raise a reasonable expectation that discovery will reveal
evidence” of the conduct necessary to make out the
claim. Id. at 556. “A claim has facial
plausibility when the plaintiff pleads factual content that
allows the court to draw the reasonable inference that the
defendant is liable for the misconduct alleged.”
Ashcroft v. Iqbal, 556 U.S. 662, 678 (2009). The
court “must determine whether the complaint
sufficiently alleges facts supporting all the elements
necessary to establish an entitlement to relief under the
legal theory proposed.” Lane v. Simon, 495
F.3d 1182, 1186 (10th Cir. 2007) (quoting Forest
Guardians v. Forsgren, 478 F.3d 1149, 1160 (10th Cir.
seeks judgment as a matter of law as to the entirety of
Palzer's OADA claims, and Palzer's ADEA and Title VII
claims based on any discrete act of alleged discrimination or
retaliation that occurred on or before May 18, 2013. The
court will separately consider each claim.
Partial Judgment on the Pleadings
first offers a procedural objection to Cox's motion for
judgment on the pleadings, arguing that partial judgment on
the pleadings is inappropriate because any judgment granted
would not entirely dispose of one or more counts in the
Petition. See [Doc. No. 61, pp. 4-6 (citing In
re Amica, Inc., 130 B.R. 792, 796 (Bankr. N.D.Ill. 1991)
(“Partial judgment on the pleadings is not possible in
federal pleading unless it disposes entirely of one or more
counts of the complaint.”)].
Rule of Civil Procedure 12(c) neither provides for nor
prohibits motions for partial judgment on the pleadings.
Fed.R.Civ.p. 12(c). However, Federal Rule of Civil Procedure
56- applicable to motions for summary judgment-permits
partial summary judgments. Fed.R.Civ.P. 56. By analogy to the
provisions of Rule 56, at least one court in this Circuit
expressly concluded that “a motion for partial judgment
on the pleadings is appropriate.” VNA Plus, Inc. v.
Apria Healthcare Grp., Inc., 29 F.Supp.2d 1253, 1258 (D.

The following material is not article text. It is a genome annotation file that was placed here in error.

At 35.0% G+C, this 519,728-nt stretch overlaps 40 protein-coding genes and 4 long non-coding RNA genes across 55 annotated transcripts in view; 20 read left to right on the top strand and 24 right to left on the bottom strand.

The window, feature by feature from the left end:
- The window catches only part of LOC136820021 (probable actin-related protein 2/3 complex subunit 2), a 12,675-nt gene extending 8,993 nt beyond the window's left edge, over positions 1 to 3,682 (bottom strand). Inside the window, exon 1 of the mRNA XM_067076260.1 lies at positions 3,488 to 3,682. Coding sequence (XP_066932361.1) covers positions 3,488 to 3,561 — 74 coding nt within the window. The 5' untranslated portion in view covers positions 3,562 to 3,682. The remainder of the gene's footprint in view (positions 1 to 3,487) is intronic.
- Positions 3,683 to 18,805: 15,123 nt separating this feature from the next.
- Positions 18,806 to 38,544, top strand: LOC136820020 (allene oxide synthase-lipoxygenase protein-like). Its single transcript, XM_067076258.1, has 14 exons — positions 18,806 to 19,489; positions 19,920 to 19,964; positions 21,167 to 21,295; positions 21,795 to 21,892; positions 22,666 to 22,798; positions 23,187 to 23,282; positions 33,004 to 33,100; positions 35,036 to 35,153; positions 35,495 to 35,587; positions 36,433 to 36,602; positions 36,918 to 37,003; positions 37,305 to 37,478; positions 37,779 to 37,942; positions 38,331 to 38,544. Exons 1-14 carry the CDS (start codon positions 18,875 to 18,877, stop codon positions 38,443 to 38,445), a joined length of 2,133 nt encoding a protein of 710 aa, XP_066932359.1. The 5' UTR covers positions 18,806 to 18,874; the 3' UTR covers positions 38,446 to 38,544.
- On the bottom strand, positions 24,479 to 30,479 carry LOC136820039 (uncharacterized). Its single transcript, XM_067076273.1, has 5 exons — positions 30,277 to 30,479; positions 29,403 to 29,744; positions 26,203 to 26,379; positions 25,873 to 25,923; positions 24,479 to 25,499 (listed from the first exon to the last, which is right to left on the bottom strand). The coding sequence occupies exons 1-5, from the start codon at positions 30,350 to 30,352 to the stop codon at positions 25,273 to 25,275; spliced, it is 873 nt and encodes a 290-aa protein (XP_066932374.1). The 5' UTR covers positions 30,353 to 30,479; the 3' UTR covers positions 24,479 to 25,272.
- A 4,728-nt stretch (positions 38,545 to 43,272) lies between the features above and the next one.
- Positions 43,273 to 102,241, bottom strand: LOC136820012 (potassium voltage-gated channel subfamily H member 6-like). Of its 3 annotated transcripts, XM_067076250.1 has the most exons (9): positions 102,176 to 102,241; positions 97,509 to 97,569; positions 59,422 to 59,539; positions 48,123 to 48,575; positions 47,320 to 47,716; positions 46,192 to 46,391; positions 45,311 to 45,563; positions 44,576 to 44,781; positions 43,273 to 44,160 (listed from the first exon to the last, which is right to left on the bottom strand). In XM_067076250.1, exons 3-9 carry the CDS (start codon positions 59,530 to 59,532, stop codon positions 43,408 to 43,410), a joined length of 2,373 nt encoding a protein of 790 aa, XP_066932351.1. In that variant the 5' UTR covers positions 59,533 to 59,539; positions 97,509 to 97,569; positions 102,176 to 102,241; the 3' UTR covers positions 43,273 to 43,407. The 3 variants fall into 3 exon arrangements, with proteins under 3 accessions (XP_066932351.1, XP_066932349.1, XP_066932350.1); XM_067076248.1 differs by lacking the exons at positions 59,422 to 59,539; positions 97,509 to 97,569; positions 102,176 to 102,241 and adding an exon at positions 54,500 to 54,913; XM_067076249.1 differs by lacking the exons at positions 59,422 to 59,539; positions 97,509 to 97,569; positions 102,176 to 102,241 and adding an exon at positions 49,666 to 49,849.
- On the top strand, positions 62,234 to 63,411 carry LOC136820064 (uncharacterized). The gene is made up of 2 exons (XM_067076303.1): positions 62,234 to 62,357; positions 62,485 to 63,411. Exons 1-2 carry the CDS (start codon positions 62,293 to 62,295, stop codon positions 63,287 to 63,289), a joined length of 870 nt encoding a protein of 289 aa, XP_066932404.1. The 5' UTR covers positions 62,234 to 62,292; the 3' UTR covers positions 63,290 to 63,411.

Kan. 1998). Additionally, courts in this district routinely
consider motions for partial judgment on the pleadings
seeking judgment on some, but not all, of plaintiff's
claims. See, e.g., Stuart C. Irby Co. v. Brown, No.
13-CV-0520-CVE-FHM, 2014 WL 585099 (N.D. Okla. Feb. 14,
2014); Williams Field Servs. Grp. LLC v. Gen. Elec.
Int'l, Inc., No. 06-CV-0530-CVE-FHM, 2009 WL 151723
(N.D. Okla. Jan. 22, 2009) (granting in part and denying in
part motion for partial judgment on the pleadings);
Horton v. Bank of Am., N.A., 189 F.Supp.3d 1286
(N.D. Okla. 2016) (granting in part and denying in part
motion for partial judgment on the pleadings).
light of this persuasive authority, the court is persuaded by
the reasoning of the United States District Court for the
Northern District of California in Holloway v. Best Buy
Co., Inc., No. C-05-5056-PJH, 2009 WL 1533668 (N.D. Cal.
May 28, 2009). There, the court first noted that “[a]s
to whether a Rule 12(c) motion can be used as a means to
parse claims for relief or strike less than an entire count,
the case law is not extensive.” Id. at *4.
However, the court noted district judges in its district
granting in part and denying in part motions for judgment on
the pleadings. Id. The court concluded: “In
light of the purpose of 12(c) motions . . . and given that
each cause of action in the [Complaint] alleges what ...